While looking for interesting sites to see near Albuquerque I noticed that Coronado Historic Site was close by AND yet another "first contact" site. Having been to Jamestown, St Augustine, Pensacola and Plymouth we decided to add Coronado to the list. What a great visit we had!
The site is easy to find and just off I-25 so easy to visit. It is at the (partially reconstructed) ruins of the Pueblo of Kuaua occupied from 1300 AD/CE to the end of the 16th century. The site, however, is named for Francisco Vasquez de Coronado, the Spanish conquistador and his force of 500 soldiers and 2000 "Indian" allies from New Spain, who came upon the Kuaua pueblos of the Tiwa people in 1540 and may have stayed for 2 years.
From the entrance where we stopped to talk to volunteers who were watering the gardens of local medicinal plants we then stood in the shade of a veranda and spoke with a number of Native Peoples craftspeople from different nations. The most interesting were Raphael and Pauline Sarracino who are Hopi and Jemez, respectively. Raphael is an award winning Kachina carver and spent a long time not only telling us about the symbolism of each design but about his travels and beliefs about living as an Native American in the US. We also bought a dreamcatcher from another craft person but have been told since that although they are made and sold by the people of many of the Nations of Native Americans, the dreamcatcher is only authentically Ojibwe/Chippewa.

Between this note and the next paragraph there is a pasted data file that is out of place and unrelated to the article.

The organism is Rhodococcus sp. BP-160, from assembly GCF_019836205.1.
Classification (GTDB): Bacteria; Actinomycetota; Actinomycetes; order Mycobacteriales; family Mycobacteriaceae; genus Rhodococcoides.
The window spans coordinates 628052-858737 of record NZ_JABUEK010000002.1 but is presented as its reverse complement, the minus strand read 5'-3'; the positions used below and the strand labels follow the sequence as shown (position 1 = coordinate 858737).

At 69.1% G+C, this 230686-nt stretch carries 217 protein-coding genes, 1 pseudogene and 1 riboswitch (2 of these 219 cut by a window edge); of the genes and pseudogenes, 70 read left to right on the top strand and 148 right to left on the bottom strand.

From this enlightening conversation we stepped into a tour and a room with the mud paintings lifted from the walls of the square kiva discovered when archeologists from the University of New Mexico excavated the site in the 1930s. Because the figures are religious photographing them is not allowed but the story of the process of how a Master's student, William Bliss, figured out how to transfer the paintings which are now stored here and in special vaults to help preserve them, was fascinating.
We then toured the kiva which has replica paintings on the walls, another fascinating story, and the grounds.
|Tumbleweed against the fence|
|Spanish icon-the Spaniards came to convert the "savages" to Christianity and the story of the struggles of not often told from the perspective of those whom it affected most|
|Native pottery and feathers|
|The Sandias from Bernalillo NM|
From here we continued to our campsite at Cochiti Lake where we'd be based for our visit to Santa Fe.